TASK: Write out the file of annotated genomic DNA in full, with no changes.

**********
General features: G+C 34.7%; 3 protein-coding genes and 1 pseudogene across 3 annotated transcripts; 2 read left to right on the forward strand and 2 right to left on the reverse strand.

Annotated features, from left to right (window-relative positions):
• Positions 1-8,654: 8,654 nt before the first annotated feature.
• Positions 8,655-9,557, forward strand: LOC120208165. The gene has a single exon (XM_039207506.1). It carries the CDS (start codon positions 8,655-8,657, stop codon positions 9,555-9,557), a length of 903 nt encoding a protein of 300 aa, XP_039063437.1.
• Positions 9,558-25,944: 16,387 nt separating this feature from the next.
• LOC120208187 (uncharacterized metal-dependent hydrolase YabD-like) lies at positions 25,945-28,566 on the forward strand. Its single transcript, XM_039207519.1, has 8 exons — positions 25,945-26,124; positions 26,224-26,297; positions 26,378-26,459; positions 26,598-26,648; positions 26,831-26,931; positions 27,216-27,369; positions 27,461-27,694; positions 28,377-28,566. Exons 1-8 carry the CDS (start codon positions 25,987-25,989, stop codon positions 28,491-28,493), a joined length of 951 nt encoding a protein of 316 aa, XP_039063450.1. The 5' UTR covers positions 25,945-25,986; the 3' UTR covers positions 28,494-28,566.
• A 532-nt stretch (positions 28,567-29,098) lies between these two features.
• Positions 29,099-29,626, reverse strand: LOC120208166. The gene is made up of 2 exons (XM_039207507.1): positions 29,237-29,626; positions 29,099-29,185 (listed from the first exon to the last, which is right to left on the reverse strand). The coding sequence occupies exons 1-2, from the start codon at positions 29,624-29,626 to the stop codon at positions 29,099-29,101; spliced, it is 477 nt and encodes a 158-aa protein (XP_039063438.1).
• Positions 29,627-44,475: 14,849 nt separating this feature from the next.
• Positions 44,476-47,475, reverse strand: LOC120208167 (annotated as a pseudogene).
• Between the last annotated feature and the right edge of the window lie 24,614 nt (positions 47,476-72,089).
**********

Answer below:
General features: G+C 34.7%; 3 protein-coding genes and 1 pseudogene across 3 annotated transcripts; 2 read left to right on the forward strand and 2 right to left on the reverse strand.

Annotated features, from left to right (window-relative positions):
• Positions 1-8,654: 8,654 nt before the first annotated feature.
• Positions 8,655-9,557, forward strand: LOC120208165. The gene has a single exon (XM_039207506.1). It carries the CDS (start codon positions 8,655-8,657, stop codon positions 9,555-9,557), a length of 903 nt encoding a protein of 300 aa, XP_039063437.1.
• Positions 9,558-25,944: 16,387 nt separating this feature from the next.
• LOC120208187 (uncharacterized metal-dependent hydrolase YabD-like) lies at positions 25,945-28,566 on the forward strand. Its single transcript, XM_039207519.1, has 8 exons — positions 25,945-26,124; positions 26,224-26,297; positions 26,378-26,459; positions 26,598-26,648; positions 26,831-26,931; positions 27,216-27,369; positions 27,461-27,694; positions 28,377-28,566. Exons 1-8 carry the CDS (start codon positions 25,987-25,989, stop codon positions 28,491-28,493), a joined length of 951 nt encoding a protein of 316 aa, XP_039063450.1. The 5' UTR covers positions 25,945-25,986; the 3' UTR covers positions 28,494-28,566.
• A 532-nt stretch (positions 28,567-29,098) lies between these two features.
• Positions 29,099-29,626, reverse strand: LOC120208166. The gene is made up of 2 exons (XM_039207507.1): positions 29,237-29,626; positions 29,099-29,185 (listed from the first exon to the last, which is right to left on the reverse strand). The coding sequence occupies exons 1-2, from the start codon at positions 29,624-29,626 to the stop codon at positions 29,099-29,101; spliced, it is 477 nt and encodes a 158-aa protein (XP_039063438.1).
• Positions 29,627-44,475: 14,849 nt separating this feature from the next.
• Positions 44,476-47,475, reverse strand: LOC120208167 (annotated as a pseudogene).
• Between the last annotated feature and the right edge of the window lie 24,614 nt (positions 47,476-72,089).